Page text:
Yet whilst Briggs – in common with Toad – had enjoyed a privileged upbringing, inherited his father’s wealth and been something of a mid-life playboy, it would be unfair to suggest he was the conceited or lazy buffoon implied by the characterisation. Nonetheless, it is difficult to avoid the observation of him as a somewhat pathetic figure, wholly out of his depth in the leadership role he found himself. Judged from his statements, as well as his actions, there is a sense that on occasions he was gripped by panic and his muddling contrasted with the strategic direction and diplomacy of his contemporary, Alfred Ayrton at Valley Parade. He had never had direct experience managing people and accounts of his conduct suggest that his inter-personal skills were woefully under-developed. No wonder that the conversion process at Park Avenue was such a clumsy affair.

Briggs’ investment in Rolls-Royce and his commitment to soccer at Park Avenue surely reveals a man desperate to carve an independent reputation for himself whilst at the same time gaining the approval of his deceased father. The tragedy is that Briggs may have overreached himself just at the moment that he had committed to his projects. There is the suggestion that by the second half of 1907 he was financially stretched and no longer able to bankroll his new soccer club to the extent he originally intended. Indeed, Bradford Park Avenue failed to make an immediate impact on the Second Division when elected in 1908 and promotion was only achieved at the sixth attempt. The death in March, 1907 of his uncle, Francis (Frank) Whitehead – who had shared the management and ownership of J Briggs & Co. at Briggella with Harry after Edward’s death – led to changes in the Bradford business through the inheritance of Harry’s Polish-based cousin. Circumstantial evidence suggests that all of this tied up his capital, if not depleted it through the transfer of funds out of the firm.

The aggressive funding of Bradford Park Avenue that had been feared by those at Valley Parade did not materialise. Indeed, it was not until the appointment of Tom Maley at the end of February, 1911 that there was new momentum to the Park Avenue venture. Likewise, Harry’s investment – and directorship – in Rolls-Royce may have captured his attention, so much so that in March, 1907 at the time of the Bradford City merger dispute he was simultaneously trying to persuade the company to establish a new factory on his land in Bradford (presumably nearby Briggella Mills and Park Avenue). Instead, Derby was chosen but it might have otherwise had a major impact on the development of the Bradford economy.

Harry Briggs failed to achieve his objective of a merged club at Park Avenue and this can similarly be attributed to the fact that he alienated those whose support and trust he needed. Had he exercised more decisive leadership – or had the benefit of wise counsel – in 1905 or 1906 his goal might have been achieved. (Even so, it didn’t alter the fact that he remained a contentious figure in the eyes of Valley Parade members.) Likewise, in 1899 he could have chosen to sustain the soccer experiment on a low key basis for at least a couple of years more and this might have been the basis for conversion from rugby.

The death of his uncle in March, 1907 may have been significant. It removed a possible restraint on him embarking on what was undoubtedly a sequence of impulsive and risky ventures – not to mention expensive – through the launch of a second Bradford club, investment in redeveloping Park Avenue in 1907, membership of the Southern League in the same year and then, resignation from the Southern League in 1908 without any guarantee of a place in the Football League. In the end Briggs was saved from absolute disaster by circumstance and good fortune. With hindsight his decisions may seem visionary and inspired. All I can say is that if he drove his racing car in the same fashion it would have been pretty scary to be his passenger.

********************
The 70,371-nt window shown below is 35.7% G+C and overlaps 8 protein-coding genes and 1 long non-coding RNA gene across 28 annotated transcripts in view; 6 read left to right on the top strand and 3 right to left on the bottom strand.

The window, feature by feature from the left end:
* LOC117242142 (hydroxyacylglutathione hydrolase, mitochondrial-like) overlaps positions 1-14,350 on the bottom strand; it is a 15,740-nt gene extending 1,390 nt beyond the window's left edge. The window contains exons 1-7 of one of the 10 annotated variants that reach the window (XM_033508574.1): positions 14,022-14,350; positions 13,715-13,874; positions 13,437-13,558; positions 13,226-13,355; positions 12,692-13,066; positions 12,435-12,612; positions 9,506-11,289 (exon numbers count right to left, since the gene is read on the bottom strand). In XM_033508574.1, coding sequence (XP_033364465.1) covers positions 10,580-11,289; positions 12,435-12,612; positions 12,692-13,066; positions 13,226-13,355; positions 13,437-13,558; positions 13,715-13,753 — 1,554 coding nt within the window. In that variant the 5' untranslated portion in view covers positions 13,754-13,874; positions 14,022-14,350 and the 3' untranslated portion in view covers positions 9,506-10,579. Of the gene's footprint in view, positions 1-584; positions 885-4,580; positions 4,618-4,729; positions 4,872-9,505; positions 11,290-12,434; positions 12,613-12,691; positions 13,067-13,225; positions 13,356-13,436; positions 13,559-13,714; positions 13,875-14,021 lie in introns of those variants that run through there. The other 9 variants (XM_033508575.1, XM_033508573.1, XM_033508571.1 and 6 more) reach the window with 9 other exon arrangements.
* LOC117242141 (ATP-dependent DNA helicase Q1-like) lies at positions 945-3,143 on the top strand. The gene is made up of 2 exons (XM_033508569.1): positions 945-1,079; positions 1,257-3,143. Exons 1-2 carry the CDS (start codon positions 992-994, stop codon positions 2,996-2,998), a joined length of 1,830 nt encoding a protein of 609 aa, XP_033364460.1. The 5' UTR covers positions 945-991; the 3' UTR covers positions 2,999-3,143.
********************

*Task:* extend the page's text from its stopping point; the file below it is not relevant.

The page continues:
In contrast to many others who became involved with Bradford sport, Harry Briggs should be remembered favourably and deserves credit for his genuine commitment. In assuming the burden, he was not motivated by personal gain or vanity but by duty to his father and the belief that Park Avenue existed for a noble purpose, the creed that it served to promote sport and raise money for charity. His mission was to safeguard the ground that Edward Briggs and his father’s generation had secured in 1879 for the benefit of the people of Bradford. For him, what was on the line was family honour and he applied himself to the task with zeal.

The tragedy for the Park Avenue club was the death of Harry Briggs in 1920 at the age of only 58 (his father too had passed away at the same age). He died on 31st March, just over three weeks after his side had been defeated in the FA Cup Quarter-Finals by Chelsea.

Harry died at his home at Cottingley Manor and is buried in the Briggs Tomb at Bowling Cemetery. It left Bradford (PA) AFC without an obvious successor or bank guarantor and the club was forced to cope without ownership of the Park Avenue freehold. These were fundamental issues that handicapped his club and made it difficult to stand on its own two feet. Briggs knew that Bradford could not support two senior soccer clubs and he recognised the futility of them clinging resolutely to their independence. His assessment proved correct but there is irony in the fact that his behaviour drove a bigger wedge between them.